Mersey Tobeatic Research Institute (MTRI) : Institut de recherche du Mersey Tobeatic

Ribbonsnake Research in the Southwest Nova Scotia Biosphere Reserve

MTRI

MTRI is a non-profit co-operative with a mandate to promote sustainable use of natural resources and biodiversity conservation in the Southwest Nova Biosphere Reserve and beyond through research, education, and the operation of a field station.

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Eastern Ribbonsnake Research

The Eastern Ribbonsnake (Thamnophis sauritus) is listed as 'Threatened' under both the federal Species at Risk Act and the Nova Scotia Endangered Species Act.  Its range in Nova Scotia appears to be limited to the interior of southwest Nova Scotia, with the majority of sightings occuring in the Mersey and Medway watersheds. Little is known about this small, harmless, cryptic snake.  Researchers are studying this snake to determine its range in Nova Scotia, its population structure, size and trends, and to identify threats. Threats include loss of habitat due to shoreline development, alterations to watercourses, being run over by vehicles on roads, tracks and trails, and being intentionally harmed by humans. Our limited understanding and lack of knowledge of its biology, distribution, and overwintering sites may be the greatest hindrance to its recovery.

 

 Photo Credit:  Wesley Pitts

What do they look like?  Where do they live?

The Eastern Ribbonsnake is a long, slender, semi-aquatic snake.  It is black with three yellow stripes that run along its back and sides, and has caramel coloured lines below the yellow side stripes.  It also has as distinguishing white, tear-drop shaped line in front of each eye.

They are typically found near the water's edge of freshwater wetlands including stillwater streams, lakes, marshes, swamps, bogs, and fens.  In the winter, they hibernate underground. Our knowledge of its habitat is currently limited and research is on-going.  

 

Photo Credit:  Jeffie McNeil

What can you do to help?

Get involved!  Become a steward, volunteer and report sightings!

For more information, visit the Eastern Ribbonsnake pages on Nova Scotia's Species at Risk Conservation and Recovery website at www.speciesatrisk.ca, or our Healthy Lakes and Wetlands for Tomorrow: A Landowner Stewardship Guide for Species at Risk.

 


 

Eastern Ribbonsnake Overwintering Habitats

Eastern ribbonsnakes must find suitable underground sites to avoid freezing winter temperatures.  However, it is not known if these sites typically occur within wetlands, at their edges or in adjacent terrestrial habitats. Knowing the characteristics of overwintering sites and their distance from the snake’s summer wetlands is crucial for critical habitat identification, identifying threats and developing management plans for this species, which is listed as Threatened both federally and provincially.  In winter 2009, the first known ribbonsnake overwintering area in a terrestrial habitat was identified in Nova Scotia and this site has been monitored annually since its discovery to document long-term use, number of snakes and site fidelity.  Efforts continue to locate additional overwintering sites through systematic surveys of upland areas adjacent to known concentrations of ribbonsnakes.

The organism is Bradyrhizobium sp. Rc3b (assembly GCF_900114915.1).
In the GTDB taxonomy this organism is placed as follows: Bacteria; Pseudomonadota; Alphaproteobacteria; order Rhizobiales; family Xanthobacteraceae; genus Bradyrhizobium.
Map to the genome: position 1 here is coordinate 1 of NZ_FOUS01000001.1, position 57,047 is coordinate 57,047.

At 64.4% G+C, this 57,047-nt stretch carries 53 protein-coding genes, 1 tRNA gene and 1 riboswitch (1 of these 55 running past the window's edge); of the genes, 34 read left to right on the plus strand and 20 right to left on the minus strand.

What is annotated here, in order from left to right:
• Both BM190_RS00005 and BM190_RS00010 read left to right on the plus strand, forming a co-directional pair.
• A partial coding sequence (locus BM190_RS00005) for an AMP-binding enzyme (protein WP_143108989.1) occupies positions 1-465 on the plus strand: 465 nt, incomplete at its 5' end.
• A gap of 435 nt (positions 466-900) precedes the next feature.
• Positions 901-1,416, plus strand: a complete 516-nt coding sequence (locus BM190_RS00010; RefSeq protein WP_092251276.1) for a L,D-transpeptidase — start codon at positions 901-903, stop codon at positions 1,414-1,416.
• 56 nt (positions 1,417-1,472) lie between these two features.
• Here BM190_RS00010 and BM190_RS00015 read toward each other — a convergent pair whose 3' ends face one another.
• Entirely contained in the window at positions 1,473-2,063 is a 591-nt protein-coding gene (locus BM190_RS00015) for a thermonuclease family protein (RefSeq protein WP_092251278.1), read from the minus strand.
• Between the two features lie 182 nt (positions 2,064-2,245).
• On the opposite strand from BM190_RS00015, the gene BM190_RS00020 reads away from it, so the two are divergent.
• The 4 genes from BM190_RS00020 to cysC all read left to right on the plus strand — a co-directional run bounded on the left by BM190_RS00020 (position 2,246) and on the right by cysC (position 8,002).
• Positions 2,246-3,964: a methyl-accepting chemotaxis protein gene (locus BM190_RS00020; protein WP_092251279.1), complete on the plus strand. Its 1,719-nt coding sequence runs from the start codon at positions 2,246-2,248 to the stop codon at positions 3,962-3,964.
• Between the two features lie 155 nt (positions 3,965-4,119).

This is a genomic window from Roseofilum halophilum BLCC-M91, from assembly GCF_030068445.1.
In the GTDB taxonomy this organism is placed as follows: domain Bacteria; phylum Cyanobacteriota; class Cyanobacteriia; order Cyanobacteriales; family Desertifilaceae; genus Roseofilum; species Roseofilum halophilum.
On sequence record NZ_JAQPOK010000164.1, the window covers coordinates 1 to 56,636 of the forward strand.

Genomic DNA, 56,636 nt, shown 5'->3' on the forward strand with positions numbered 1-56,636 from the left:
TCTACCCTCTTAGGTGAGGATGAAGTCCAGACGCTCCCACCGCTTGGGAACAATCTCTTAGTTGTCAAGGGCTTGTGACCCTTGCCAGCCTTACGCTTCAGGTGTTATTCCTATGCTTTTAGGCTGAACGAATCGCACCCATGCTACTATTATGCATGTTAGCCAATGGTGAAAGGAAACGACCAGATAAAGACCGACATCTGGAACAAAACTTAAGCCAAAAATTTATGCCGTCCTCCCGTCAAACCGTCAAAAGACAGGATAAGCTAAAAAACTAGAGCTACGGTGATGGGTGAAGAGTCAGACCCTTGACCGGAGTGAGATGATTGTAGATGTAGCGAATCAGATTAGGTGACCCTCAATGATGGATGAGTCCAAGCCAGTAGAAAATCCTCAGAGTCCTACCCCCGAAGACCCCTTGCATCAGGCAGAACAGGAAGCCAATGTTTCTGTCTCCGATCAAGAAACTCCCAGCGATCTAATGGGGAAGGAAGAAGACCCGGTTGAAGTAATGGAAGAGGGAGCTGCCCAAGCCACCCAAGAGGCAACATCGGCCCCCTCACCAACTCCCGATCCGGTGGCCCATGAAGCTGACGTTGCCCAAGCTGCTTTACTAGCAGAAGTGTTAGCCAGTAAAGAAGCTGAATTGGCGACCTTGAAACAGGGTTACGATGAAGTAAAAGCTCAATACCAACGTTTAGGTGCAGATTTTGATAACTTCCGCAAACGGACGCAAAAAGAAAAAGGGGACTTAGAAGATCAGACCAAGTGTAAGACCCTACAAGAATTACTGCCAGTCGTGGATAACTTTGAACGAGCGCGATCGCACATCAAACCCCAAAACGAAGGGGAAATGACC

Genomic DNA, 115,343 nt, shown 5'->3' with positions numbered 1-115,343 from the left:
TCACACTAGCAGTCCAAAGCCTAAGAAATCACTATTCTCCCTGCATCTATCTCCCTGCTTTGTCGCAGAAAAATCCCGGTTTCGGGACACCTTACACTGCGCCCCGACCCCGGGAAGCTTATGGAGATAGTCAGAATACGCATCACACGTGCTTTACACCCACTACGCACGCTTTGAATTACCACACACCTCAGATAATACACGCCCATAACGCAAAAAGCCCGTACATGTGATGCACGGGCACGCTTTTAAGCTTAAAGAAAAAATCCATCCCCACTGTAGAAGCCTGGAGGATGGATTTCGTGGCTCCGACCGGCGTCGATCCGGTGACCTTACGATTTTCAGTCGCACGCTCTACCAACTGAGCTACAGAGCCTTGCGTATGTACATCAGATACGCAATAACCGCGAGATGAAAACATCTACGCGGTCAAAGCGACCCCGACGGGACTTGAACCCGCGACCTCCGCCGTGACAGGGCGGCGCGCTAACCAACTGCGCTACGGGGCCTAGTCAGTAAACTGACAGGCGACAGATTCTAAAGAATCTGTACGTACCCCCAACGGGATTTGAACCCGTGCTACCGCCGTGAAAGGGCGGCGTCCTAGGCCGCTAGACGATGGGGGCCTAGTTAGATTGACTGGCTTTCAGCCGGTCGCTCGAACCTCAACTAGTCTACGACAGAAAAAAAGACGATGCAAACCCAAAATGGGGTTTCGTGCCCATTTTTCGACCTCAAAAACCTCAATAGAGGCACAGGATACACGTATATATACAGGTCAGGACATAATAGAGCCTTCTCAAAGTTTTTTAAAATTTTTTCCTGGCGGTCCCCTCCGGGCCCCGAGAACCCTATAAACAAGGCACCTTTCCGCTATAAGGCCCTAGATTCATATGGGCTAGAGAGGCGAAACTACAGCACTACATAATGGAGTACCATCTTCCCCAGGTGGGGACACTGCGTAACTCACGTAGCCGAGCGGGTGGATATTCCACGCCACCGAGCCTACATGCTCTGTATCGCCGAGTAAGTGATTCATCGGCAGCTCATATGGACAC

Project objectives

Photo Credit:  Jeffie McNeil

 

Methods

 

2014 Results 

Photo Credits:  Jeffie McNeil 

 

2012 Results 

 

2011 Results 

 Photo Credits:  Jeffie McNeil 

 

Years of Data

 

Partners 

 


 

Eastern Ribbonsnake Microclimates and Conservation Canines

The Atlantic population of the Eastern ribbonsnake is listed as a threatened species under the federal Species at Risk Act by the Committee on the Status of Endangered Species in Canada (COSEWIC) and the Nova Scotia Endangered Species Act.  As an ectotherm, this snake’s physiological activity and survival are highly dependent on environmental temperatures.  Snakes are able to strategically move between warm and cool microclimates within their habitat in order to regulate their body temperature in response to changing environmental conditions.  A better understanding of microhabitat and microclimate preferences of the ribbonsnake could improve our understanding about their movement patterns and thermal ecology.  The ribbonsnake’s cryptic nature makes them difficult to locate in the field, so assistance from scent-trained sniffer dogs has been recently used as a non-invasive method to help find these individuals in the field.  This exploratory study hopes that a better understanding of this species’ behaviour within microhabitats under various field conditions will improve monitoring and research strategies.

 

Project objectives

 Photo Credit:  M. Thompson

 

Methods

  Photo Credits:  J. Delle Cave and M. Thompson

 

2013 Results 

 

Years of Data

 

Partners